Bookmark www.MedStarWashington.org/CenterView to return for additional updates as they become available.

  • In addition to the Patient Care Tower, MedStar Franklin Square's expansion projects included the construction of a new waste management building that opened in August 2008.

    The "Be Square, Be Green" program allows MedStar Franklin Square to separate non-infectious and infectious waste streams and implement an on-site recycling program at MedStar Franklin Square.

    Mission statement

    The mission of the "Be Square, Be Green" program is to develop a workplace culture that inspires, informs, and supports environmentally responsible behavior in its employees, guests, and the wider community, and to contribute to the overall mission of MedStar Franklin Square Medical Center and the MedStar Health.

    Core values of the "Be Square, Be Green" program

    • Meet all environmental laws and regulations

    • Conserve natural resources and limit the use of non-renewable resources. Strive to improve water- and energy-efficiency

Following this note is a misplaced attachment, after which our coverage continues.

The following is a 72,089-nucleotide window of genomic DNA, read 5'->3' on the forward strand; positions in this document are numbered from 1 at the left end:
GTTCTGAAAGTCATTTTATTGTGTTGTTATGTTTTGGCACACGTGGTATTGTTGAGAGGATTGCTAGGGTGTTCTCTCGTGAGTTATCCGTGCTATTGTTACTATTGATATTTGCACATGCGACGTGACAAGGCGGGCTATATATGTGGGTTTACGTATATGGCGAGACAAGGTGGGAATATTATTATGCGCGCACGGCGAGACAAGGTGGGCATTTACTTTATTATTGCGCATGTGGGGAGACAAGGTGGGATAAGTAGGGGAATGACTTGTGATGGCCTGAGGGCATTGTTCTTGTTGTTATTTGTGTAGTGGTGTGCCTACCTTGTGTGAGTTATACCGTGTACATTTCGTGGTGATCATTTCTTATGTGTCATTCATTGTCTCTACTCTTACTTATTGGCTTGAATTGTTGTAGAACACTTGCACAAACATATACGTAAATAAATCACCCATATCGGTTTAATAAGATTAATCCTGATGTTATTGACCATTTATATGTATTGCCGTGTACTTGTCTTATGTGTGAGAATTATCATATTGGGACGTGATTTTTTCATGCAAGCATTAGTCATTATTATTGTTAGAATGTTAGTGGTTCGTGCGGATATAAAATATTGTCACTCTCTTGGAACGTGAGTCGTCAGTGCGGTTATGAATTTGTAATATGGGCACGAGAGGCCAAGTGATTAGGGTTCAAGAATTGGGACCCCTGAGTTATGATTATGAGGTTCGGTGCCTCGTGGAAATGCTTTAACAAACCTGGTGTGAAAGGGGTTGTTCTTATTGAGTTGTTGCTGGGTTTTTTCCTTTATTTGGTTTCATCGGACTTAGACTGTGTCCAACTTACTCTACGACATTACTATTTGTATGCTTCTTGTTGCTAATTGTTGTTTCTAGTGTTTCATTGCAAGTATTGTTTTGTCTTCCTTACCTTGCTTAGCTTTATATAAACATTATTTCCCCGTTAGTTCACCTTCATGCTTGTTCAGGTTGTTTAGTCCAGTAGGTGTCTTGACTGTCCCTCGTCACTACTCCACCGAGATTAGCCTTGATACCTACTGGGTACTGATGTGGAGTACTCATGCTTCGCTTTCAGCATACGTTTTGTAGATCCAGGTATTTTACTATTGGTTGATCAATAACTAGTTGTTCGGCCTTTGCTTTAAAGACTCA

• Continue to expand and support recycling and reuse initiatives

    • Minimize waste and ensure that it is disposed its disposal in a safe and environmentally responsible manner

    • Use environmentally sensitive cleaning products

    • Consider seeking standards-based environmental certification on new construction (either Leadership in Energy and Environmental Design (LEED) or Green Guide for Health Care (GGHC)

    • Purchase products which meet self-imposed environmental standards

    • Reduce emissions of toxic or dangerous substances into air, water, and earth

    Five reasons why you should recycle: